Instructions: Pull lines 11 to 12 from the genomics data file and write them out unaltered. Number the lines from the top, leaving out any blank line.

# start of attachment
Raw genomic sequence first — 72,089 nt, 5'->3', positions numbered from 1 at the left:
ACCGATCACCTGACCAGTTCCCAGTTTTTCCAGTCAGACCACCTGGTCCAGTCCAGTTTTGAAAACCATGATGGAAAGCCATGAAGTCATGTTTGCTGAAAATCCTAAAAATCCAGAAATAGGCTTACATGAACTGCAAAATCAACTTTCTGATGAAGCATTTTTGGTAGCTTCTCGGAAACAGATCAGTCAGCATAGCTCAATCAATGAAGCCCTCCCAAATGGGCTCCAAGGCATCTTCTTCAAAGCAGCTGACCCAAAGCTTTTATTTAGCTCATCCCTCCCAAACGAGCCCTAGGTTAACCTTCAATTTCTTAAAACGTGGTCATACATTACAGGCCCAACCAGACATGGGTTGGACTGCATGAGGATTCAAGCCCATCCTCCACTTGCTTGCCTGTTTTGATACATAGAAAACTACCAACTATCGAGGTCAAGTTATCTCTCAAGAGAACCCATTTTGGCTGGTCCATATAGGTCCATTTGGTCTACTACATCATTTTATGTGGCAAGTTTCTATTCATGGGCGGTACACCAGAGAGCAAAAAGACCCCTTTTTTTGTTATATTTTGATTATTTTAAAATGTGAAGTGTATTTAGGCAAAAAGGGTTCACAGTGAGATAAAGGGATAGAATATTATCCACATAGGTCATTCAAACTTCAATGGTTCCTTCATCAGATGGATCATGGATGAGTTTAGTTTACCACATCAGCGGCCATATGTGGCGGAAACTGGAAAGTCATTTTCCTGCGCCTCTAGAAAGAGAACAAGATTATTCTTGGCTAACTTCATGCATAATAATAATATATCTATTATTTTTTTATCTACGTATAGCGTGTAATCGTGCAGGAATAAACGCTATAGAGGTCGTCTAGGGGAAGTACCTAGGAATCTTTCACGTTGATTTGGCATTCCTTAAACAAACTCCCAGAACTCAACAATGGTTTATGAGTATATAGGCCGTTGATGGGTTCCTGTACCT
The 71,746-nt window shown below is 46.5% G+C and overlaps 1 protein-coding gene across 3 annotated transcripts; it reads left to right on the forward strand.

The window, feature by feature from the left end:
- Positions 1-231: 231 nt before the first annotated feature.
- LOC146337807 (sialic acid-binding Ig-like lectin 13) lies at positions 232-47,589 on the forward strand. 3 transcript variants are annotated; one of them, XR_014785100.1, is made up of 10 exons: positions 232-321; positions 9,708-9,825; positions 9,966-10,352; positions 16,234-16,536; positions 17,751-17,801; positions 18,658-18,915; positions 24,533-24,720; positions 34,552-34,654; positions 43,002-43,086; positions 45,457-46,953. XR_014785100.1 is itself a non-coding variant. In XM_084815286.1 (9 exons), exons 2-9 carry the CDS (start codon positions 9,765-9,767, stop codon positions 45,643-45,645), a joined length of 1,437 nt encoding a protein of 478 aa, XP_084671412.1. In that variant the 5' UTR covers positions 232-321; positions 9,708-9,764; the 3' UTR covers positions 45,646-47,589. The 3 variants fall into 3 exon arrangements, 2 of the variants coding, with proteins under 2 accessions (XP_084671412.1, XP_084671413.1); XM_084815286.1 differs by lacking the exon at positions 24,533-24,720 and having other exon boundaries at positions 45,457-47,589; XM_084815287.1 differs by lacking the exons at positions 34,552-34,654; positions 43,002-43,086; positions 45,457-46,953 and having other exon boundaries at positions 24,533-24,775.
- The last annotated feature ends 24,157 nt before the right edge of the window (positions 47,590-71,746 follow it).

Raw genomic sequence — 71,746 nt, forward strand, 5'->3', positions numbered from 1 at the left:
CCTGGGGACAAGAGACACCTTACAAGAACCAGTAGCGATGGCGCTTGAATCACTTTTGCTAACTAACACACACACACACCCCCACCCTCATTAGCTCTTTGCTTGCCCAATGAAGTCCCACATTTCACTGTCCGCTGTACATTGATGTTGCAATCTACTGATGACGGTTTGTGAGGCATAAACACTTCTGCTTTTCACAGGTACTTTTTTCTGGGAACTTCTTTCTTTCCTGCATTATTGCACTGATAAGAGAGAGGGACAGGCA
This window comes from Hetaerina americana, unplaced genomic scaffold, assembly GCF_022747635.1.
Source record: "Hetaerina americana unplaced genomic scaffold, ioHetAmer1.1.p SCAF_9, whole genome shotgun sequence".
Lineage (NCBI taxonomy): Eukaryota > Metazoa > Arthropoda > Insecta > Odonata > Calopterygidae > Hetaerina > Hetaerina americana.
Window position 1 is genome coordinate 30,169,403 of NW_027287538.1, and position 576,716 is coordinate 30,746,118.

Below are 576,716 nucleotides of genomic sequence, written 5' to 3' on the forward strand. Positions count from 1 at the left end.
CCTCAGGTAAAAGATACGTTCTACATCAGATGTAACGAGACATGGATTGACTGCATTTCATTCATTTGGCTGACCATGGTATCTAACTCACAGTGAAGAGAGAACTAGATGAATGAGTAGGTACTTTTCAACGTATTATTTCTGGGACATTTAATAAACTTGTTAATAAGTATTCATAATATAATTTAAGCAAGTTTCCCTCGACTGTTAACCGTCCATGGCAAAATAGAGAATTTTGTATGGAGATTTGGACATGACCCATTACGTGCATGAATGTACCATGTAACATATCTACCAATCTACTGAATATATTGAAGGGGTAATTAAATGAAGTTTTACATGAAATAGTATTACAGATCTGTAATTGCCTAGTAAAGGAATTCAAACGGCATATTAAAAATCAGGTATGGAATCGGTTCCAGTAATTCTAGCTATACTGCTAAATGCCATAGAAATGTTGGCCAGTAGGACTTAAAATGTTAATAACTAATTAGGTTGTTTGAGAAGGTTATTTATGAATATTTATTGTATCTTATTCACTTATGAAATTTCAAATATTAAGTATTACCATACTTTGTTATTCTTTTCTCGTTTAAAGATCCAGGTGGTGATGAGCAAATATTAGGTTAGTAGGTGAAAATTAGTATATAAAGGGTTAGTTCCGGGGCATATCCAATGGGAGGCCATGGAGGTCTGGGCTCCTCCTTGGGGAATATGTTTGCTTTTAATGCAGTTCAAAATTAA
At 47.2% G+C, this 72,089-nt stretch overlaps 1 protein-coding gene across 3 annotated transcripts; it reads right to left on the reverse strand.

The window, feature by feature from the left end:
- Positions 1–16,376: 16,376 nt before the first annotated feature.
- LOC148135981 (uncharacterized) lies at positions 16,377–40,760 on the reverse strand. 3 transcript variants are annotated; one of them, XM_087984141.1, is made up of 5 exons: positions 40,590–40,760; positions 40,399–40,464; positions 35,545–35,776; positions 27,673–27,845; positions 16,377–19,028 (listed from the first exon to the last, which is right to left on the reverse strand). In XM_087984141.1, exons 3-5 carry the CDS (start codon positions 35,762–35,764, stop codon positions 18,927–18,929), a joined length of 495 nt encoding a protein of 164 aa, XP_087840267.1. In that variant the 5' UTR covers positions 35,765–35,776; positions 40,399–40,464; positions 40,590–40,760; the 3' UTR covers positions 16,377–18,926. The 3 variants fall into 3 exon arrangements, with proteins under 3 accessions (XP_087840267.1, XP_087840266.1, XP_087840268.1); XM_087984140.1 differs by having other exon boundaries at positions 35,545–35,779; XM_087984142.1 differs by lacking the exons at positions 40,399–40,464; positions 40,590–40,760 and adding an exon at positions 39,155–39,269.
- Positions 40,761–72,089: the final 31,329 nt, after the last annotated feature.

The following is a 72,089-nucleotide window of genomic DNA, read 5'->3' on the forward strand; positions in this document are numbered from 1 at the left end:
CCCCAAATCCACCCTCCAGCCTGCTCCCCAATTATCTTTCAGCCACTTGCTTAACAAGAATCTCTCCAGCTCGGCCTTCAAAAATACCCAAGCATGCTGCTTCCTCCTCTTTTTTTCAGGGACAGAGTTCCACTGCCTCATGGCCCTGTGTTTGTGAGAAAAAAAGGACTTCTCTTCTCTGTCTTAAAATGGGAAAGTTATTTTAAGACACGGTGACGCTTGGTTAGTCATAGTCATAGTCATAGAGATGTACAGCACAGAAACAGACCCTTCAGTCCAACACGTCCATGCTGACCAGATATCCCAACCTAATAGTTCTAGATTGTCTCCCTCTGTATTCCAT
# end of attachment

Source record: "Hetaerina americana unplaced genomic scaffold, ioHetAmer1.1.p SCAF_9, whole genome shotgun sequence".
Lineage (NCBI taxonomy): Eukaryota > Metazoa > Arthropoda > Insecta > Odonata > Calopterygidae > Hetaerina > Hetaerina americana.